I’ve been reading the Barsoom series (John Carter of Mars) as I’ve been branching out my reading into pulp over the last few years (already have torn through Robert E Howard’s Conan, read a number of Loftcraft stories, Dashell Hammett’s Red Harvest, and a number of Raymond Chandler Philip Marlowe stories). The stuff is quite fascinating. Edgar Rice Burrows (also of Tarzan fame) first penned the series back in 1911, and the first few novels read like wild serials. Action, action, action. Twist, twist, twist. One-dimensional characters, point-a to point-b plots, set in exotic worlds with strange creatures and simplified morality. I’m now reading the fifth book in the series, The Chessmen of Mars, written in 1922, and it has been very interesting watching Burrows’ style develop, mature, and change. This, so far, is the most elegant of the novels. Much better thought out then the willy-nilly nature the original three stories (basically swashbuckling 101), with more detailed descriptions, better developed characters, and more mature philosophical overtones.

And also, clearly a book from 1922. Women are beautiful objects to battle over and often exist solely for the hero to defend the honor of. Virginity and purity being prized within Martian culture. The heroine of Chessmen is the daughter of John Carter (a “human” transplanted to Mars sometime after the Civil War–he is a southerner and fought for the Confederacy), Tara Carter, and despite being the most strong-willed female character yet in the series, is incapable of physically defending herself as valiant men rise to protect her “sex” so that she can stay a strong, Martian woman. Or something.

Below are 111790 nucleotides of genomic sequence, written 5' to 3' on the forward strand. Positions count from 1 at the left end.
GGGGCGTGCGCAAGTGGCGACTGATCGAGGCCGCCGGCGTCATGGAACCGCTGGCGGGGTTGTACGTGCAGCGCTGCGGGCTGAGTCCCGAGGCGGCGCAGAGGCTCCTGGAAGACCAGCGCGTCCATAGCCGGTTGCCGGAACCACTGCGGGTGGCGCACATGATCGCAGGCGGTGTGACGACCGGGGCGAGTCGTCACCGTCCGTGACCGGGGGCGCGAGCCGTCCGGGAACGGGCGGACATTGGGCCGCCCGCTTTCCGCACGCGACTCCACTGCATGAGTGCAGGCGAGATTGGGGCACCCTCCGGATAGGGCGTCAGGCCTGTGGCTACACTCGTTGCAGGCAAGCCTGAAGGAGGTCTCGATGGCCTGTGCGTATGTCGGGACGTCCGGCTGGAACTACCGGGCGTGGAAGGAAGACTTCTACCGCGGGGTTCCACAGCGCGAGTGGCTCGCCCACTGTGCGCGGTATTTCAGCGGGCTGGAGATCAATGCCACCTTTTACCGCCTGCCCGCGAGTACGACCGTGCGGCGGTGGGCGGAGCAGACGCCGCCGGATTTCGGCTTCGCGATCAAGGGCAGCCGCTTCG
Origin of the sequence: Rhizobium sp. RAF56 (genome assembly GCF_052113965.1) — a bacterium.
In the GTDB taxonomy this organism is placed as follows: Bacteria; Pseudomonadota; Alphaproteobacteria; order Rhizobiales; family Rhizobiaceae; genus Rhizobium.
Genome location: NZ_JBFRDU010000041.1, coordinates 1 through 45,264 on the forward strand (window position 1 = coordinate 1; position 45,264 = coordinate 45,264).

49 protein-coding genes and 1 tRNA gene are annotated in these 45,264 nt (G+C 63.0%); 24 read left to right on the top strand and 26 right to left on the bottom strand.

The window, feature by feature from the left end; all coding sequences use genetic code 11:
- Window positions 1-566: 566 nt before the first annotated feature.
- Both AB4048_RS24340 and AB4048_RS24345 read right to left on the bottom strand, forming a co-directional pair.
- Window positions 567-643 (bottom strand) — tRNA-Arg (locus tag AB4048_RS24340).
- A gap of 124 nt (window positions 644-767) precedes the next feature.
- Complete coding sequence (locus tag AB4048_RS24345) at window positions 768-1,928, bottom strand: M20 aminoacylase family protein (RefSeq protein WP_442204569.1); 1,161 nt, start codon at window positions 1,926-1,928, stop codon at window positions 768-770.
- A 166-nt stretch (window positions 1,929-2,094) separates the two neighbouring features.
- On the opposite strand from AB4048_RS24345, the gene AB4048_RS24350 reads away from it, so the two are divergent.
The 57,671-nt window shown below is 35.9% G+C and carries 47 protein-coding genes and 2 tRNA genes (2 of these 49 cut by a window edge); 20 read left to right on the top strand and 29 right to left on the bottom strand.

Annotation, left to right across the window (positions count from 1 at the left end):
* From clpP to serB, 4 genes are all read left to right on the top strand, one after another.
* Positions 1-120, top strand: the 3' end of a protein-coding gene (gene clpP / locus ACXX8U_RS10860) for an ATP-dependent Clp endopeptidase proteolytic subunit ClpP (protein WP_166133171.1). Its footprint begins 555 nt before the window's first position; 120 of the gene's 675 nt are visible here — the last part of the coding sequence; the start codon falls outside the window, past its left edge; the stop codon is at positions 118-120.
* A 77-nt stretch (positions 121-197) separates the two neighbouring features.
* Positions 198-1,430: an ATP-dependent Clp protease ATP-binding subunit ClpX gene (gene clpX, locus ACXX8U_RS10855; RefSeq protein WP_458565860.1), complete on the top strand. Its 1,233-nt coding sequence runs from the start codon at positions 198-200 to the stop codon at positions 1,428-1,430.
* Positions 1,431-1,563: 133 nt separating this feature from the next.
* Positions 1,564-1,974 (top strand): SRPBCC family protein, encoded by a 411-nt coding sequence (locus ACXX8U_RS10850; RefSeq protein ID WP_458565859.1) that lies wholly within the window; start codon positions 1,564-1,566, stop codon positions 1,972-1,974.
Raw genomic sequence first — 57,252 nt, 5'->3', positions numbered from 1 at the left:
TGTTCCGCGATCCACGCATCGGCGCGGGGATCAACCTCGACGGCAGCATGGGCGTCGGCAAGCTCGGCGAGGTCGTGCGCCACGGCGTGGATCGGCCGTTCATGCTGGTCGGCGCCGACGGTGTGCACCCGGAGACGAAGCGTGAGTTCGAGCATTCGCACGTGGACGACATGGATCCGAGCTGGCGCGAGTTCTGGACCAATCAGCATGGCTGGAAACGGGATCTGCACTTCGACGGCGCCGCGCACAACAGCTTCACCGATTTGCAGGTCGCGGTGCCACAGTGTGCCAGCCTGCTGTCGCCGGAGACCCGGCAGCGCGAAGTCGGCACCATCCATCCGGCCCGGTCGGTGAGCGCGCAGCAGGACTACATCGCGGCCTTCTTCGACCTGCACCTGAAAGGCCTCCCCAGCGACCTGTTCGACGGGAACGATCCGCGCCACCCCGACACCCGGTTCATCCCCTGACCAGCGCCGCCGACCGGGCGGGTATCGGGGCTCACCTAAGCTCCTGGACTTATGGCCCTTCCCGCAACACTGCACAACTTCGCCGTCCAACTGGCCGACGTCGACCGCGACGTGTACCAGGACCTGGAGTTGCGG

Robert E Howard was also misogynistic in his Conan stories (written about 10 years later), but at least he managed to create several women who were more than capable of defending themselves against aggressive men, and several of his heroines were sexually empowered (I’m thinking of the Queen of the Black Coast).

That aside, I am fascinated with the style. These are exciting stories that feel casual and breezy and when done well, aren’t simply just candy. Pulp can do something that a lot of other fiction cannot, that being the ability to probe the depths of the wilder, darker aspects of human behavior and desire. Violence. Sex. Adventure. All out there naked and willing for the reader to discover. A lot of modern-day “pulp” writings (I am thinking of thrillers and mysteries) often have a sterile polish (I thin of you, DiVinci Code), even when there is romance or action. Pulp Fiction, while often juvenile, has a purity that I’d at times be willing to defend from this months’ maundering mad warlord.


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